I was born and raised on the Navajo Nation with the desert landscape expanding in all directions as far as I could see; my understanding of being human stemmed from this beautiful place, uncaged and free. My grandmother shared her ancestral wisdom with me about the Earth, our Mother, and how it is our responsibility to be the curators of the land. She explained our peoples’ rightful stake to this continent and our continued struggle to have access to ancient sacred lands.
While seeking refuge on mountain trails, I always find myself searching for faces that look similar to mine, to no avail. I hear my grandmother’s voice retelling our peoples’ history of forced migration from fruitful lands to infertile reservations and I begin to feel this ever-growing sense of inheritance whilst in the mountains; this is Native Land. I have lived in Colorado for the past 18 years and I am consistently questioning why people of no Indigenous ancestry claim they are “Natives,” how is it that I need to provide a brief history lesson to the gatekeepers of National Parks as to why I shouldn’t need to pay to have access to the park, and why isn’t the outdoors population more diverse?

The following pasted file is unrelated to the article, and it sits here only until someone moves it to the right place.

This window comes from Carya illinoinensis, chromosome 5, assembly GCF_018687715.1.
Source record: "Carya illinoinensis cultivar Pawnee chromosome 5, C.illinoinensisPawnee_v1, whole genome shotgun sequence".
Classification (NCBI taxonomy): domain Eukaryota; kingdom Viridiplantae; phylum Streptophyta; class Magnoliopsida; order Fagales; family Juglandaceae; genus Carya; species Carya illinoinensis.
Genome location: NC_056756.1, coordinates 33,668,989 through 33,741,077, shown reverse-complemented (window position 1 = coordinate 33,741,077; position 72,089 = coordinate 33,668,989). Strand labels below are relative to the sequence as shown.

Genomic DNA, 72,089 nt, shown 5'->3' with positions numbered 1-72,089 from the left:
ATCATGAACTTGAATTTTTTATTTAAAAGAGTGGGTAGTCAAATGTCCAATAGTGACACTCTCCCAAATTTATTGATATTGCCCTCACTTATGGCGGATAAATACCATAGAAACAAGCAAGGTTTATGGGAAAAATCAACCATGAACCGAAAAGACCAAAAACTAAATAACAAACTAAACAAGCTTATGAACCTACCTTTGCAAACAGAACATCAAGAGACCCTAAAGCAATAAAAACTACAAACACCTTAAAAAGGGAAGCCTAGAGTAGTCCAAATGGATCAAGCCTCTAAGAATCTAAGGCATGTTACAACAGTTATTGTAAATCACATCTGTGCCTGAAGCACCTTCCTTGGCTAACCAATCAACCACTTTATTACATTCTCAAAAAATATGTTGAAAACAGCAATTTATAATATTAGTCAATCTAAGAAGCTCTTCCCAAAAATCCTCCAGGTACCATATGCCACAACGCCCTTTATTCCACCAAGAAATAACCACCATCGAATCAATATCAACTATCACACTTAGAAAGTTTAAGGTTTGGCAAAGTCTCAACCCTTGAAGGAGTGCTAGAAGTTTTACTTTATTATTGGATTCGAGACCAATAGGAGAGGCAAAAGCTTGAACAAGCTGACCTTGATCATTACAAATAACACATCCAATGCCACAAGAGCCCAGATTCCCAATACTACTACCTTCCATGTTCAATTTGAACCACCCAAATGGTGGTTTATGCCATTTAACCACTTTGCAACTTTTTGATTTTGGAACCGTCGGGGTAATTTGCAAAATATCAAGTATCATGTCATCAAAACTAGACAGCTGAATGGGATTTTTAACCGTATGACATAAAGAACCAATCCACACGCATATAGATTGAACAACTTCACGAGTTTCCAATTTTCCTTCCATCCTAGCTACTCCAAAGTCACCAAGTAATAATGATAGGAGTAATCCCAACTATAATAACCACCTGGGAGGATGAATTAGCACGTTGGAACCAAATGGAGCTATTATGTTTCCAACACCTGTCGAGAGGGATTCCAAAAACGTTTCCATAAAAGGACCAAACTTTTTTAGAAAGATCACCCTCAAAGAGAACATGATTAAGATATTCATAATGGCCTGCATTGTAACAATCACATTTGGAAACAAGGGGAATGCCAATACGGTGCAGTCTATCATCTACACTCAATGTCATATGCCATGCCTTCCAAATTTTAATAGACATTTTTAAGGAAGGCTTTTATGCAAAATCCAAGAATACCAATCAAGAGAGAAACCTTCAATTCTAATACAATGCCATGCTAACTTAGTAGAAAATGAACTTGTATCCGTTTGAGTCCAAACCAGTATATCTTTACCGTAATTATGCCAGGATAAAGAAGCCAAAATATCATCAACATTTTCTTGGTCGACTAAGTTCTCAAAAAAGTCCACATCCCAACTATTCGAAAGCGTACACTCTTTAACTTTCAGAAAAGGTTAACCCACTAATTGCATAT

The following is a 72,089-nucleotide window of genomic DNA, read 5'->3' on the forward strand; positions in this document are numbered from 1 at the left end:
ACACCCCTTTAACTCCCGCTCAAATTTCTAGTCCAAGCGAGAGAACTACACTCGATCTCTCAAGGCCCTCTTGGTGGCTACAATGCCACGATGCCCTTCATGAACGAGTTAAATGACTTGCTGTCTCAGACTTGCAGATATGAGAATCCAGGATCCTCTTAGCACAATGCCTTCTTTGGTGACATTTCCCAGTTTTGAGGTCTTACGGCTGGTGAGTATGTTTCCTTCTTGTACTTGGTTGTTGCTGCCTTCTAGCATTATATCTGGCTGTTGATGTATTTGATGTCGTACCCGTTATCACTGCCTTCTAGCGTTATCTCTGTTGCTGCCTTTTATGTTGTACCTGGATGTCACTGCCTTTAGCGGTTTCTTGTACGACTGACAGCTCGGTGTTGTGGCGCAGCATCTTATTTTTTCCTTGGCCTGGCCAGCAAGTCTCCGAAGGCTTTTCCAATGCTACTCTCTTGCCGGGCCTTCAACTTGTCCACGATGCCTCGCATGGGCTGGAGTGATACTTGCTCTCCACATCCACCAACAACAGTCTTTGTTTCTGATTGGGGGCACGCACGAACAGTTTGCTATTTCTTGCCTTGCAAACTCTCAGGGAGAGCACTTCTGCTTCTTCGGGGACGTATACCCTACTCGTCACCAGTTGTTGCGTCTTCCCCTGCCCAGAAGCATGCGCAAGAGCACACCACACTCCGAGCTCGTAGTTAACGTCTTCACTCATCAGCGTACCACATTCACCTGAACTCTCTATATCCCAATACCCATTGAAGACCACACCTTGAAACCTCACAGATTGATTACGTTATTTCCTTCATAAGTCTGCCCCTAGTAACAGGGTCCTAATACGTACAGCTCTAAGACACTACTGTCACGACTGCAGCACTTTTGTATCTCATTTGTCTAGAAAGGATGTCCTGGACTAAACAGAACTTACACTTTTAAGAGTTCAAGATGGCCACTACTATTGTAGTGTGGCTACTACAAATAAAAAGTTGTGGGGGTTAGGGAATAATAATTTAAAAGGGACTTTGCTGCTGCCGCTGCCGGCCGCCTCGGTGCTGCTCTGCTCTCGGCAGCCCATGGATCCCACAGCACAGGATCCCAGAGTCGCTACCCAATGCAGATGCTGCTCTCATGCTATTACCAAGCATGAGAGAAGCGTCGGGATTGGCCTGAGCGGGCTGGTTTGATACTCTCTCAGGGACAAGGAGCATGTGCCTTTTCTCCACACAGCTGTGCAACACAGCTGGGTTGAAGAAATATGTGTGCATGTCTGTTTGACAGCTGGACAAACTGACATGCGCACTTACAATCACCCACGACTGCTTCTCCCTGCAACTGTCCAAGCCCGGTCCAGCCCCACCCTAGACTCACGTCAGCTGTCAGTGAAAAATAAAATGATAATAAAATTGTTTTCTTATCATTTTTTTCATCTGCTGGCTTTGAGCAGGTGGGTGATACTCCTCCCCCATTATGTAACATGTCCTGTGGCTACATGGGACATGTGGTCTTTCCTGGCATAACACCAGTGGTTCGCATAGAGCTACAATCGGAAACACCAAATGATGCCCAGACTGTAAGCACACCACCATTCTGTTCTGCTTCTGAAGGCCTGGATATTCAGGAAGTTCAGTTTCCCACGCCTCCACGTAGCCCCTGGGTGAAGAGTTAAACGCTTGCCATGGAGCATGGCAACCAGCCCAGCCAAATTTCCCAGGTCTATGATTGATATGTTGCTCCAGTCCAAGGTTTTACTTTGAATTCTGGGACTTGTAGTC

While backpacking I love to wake up each chilled morning, eager to watch the sun peak over the mountains and greet me while the rest of the crew sleeps. It is in these moments when I feel whole, unburdened by the demands of modern society, and just free; the way we were suppose to live. I find my natural place in the mountains and am professionally working to provide access for underserved youth to experience our ancestral lands.